Potentially of a concern is the level investment growth for business intelligence, big data and analytics, given the need to improve personalization and real-time cognative learning to replicate the experience received from non-financial firms like Google, Amazon, Facebook and Apple.

Chart illustrating the top IT spending priorities for banks 2016 versus 2015

Satisfying an Increasingly Demanding Customer

While a bit lower than in prior years, ‘retaining customer loyalty’ remained the top corporate challenge  for bankers in this year’s survey. According to Temenos, “The drop in importance relative to recent years likely reflects a more proactive view from bankers as they realize that, for example, leveraging data to improve customer experience is actually one of the best ways to retain customer loyalty.”

chart highlighting the biggest banking challenges by percentage points

Aligned with the 2017 Retail Banking Trends and Predictions Report, the need to effectively gather, analyze and apply consumer insights continues to be both a challenge and opportunity. It is not as much of a problem having enough data as it is knowing what data is important and moving the use of data from reports to the consumer. It is also a challenge because it requires banks to bring together disparate data sets and to draw real-time, useful insights from them.

Evolving Competitive Battlefield

One of the more dynamic areas followed by Temenos has been the impact of technology vendors, neo-bank and fintech competition. While the external threat from non-banks was front and center in the past, the threat from existing incumbents, new banks and fintechs increased in importance this year.

Dramatic drops were seen in the perceived threat from ‘big tech’ vendors (Google, Amazon, Apple, etc.) possibly because of the slow take-up in digital payments. General retailers also saw a drop in their level of perceived threat.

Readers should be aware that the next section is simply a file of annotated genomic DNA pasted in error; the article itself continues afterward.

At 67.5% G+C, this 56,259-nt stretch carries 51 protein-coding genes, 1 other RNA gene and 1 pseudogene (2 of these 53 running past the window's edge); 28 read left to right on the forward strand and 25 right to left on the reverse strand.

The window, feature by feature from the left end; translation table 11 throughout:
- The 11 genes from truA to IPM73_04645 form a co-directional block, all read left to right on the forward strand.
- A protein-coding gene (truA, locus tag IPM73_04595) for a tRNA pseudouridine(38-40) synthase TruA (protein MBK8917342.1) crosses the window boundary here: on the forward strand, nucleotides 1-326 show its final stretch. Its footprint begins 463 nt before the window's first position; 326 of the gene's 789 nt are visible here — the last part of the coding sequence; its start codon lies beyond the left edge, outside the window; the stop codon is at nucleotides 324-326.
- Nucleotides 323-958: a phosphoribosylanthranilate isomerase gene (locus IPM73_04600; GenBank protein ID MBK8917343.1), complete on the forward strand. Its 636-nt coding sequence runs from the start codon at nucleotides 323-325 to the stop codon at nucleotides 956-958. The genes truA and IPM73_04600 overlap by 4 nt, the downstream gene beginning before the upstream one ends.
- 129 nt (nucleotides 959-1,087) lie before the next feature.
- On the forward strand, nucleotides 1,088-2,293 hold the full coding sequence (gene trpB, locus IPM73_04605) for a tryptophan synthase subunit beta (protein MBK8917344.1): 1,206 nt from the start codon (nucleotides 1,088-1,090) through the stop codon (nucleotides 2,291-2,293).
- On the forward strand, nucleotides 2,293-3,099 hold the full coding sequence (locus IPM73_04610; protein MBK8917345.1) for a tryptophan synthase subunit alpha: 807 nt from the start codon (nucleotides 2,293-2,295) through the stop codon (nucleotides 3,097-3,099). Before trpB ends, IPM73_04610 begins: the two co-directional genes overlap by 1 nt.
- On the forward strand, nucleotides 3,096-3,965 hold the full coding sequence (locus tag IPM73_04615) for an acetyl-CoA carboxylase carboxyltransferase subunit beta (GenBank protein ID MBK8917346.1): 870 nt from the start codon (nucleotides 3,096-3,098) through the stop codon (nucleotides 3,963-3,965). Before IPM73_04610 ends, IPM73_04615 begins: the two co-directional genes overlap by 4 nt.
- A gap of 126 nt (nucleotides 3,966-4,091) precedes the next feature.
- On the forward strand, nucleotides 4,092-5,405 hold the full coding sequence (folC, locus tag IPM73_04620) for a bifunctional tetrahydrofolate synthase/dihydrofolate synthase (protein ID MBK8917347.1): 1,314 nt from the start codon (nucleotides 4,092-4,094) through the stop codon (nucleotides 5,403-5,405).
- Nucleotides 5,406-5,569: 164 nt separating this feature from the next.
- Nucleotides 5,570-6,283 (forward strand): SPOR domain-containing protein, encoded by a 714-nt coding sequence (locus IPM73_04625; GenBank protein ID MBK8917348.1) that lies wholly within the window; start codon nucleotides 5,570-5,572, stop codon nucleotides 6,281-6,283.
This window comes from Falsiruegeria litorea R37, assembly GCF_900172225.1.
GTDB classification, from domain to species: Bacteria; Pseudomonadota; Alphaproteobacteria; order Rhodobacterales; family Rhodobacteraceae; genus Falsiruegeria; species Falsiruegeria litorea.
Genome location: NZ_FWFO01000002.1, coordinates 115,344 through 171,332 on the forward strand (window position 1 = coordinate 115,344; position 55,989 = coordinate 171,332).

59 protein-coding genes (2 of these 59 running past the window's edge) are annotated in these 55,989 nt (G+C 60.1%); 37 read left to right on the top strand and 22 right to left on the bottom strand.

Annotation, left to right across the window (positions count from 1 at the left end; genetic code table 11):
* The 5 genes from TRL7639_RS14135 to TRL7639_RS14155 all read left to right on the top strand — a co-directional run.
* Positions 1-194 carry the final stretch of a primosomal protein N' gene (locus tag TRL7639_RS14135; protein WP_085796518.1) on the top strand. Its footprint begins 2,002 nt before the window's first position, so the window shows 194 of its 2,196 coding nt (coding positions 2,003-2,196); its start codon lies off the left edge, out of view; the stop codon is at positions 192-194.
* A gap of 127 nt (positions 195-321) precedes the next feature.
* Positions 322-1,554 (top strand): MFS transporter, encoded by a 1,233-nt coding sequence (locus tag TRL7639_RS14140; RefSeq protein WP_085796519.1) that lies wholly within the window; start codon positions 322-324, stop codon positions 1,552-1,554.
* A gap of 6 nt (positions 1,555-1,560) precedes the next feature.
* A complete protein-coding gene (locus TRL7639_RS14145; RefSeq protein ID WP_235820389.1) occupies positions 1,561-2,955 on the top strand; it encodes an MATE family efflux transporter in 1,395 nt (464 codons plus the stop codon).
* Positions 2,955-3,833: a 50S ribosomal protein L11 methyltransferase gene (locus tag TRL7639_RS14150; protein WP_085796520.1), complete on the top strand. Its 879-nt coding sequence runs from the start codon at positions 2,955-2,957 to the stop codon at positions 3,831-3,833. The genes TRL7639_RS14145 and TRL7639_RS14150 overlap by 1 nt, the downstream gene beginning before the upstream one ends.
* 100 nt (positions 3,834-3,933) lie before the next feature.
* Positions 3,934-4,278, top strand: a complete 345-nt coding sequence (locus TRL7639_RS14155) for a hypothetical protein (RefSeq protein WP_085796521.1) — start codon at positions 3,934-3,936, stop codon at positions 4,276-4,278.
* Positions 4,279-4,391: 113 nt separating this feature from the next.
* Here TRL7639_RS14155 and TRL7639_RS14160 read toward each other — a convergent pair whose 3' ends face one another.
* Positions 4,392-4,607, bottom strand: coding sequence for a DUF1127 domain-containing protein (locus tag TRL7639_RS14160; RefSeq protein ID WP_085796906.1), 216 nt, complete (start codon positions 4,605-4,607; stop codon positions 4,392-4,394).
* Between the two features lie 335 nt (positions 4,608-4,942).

Chart illustrating the biggest banking threats to date

Large incumbent banks continue to be the strongest threat due to easy access to capital, an existing customer base and the ability to partner with fintech firms through acquisition of open banking APIs. Further, according to Temenos, “It also interesting to note that the industry seems less concerned by the threat of overseas banks entering their markets which indicates a (regulatory-induced) balkanization of banking services.”

Preparing for the Future

It is clear as we review last year’s and this year’s reports, that the importance of becoming a ‘digital bank’ has never been more important. From investing in core architecture upgrades, to providing a better digital experience to customers, the need to move quickly is evident.

Partnering and/or learning from fintech firms, challenger banks and even technology platforms is the way to become well placed for the future. Underlying all of these investment trends is the increasing need to leverage data to improve the customer experience through personalization, advanced advisory capabilities and contextual offers.

Ben Robinson, Chief Strategy & Marketing Officer at Temenos, said, “As last year, there was significant year on year change in our survey results reflecting the rapid pace of change in the industry. We are not surprised that banks are placing much more focus on data since analytics are key to delivering the right level of customer experience and regulations like PSD2 will up the ante in the fight for banks to hold onto customers. What is more surprising is that respondents see less of a threat from external players, suggesting they see a path through open banking to take advantage of the innovation coming from the fintech sector to ward off the threat from internet platforms.”

One way many banks are testing to achieve these goals is through open API banking. Prompted by both regulation changes and consumer demands, many banks believe open banking is a necessity for customer retention.

“One of the clearest indications of how the banking industry is changing is in its shift to embrace open banking and to partner with the FinTech community,” said Anirban Bose, Head of Global Banking and Capital Markets, Capgemini. “With the potential to turn disruptions to business opportunities, open banking has evolved from a CIO/CTO discussion and is now a CEO and Board of Directors level topic. The use of Application Programming Interfaces (APIs) to drive FinTech collaboration, in particular, provides ways to open up new channels, increase revenues and encourage innovation, all of which in turn, strengthen customer loyalty.”

This article was originally published on . All content © 2024 by The Financial Brand and may not be reproduced by any means without permission.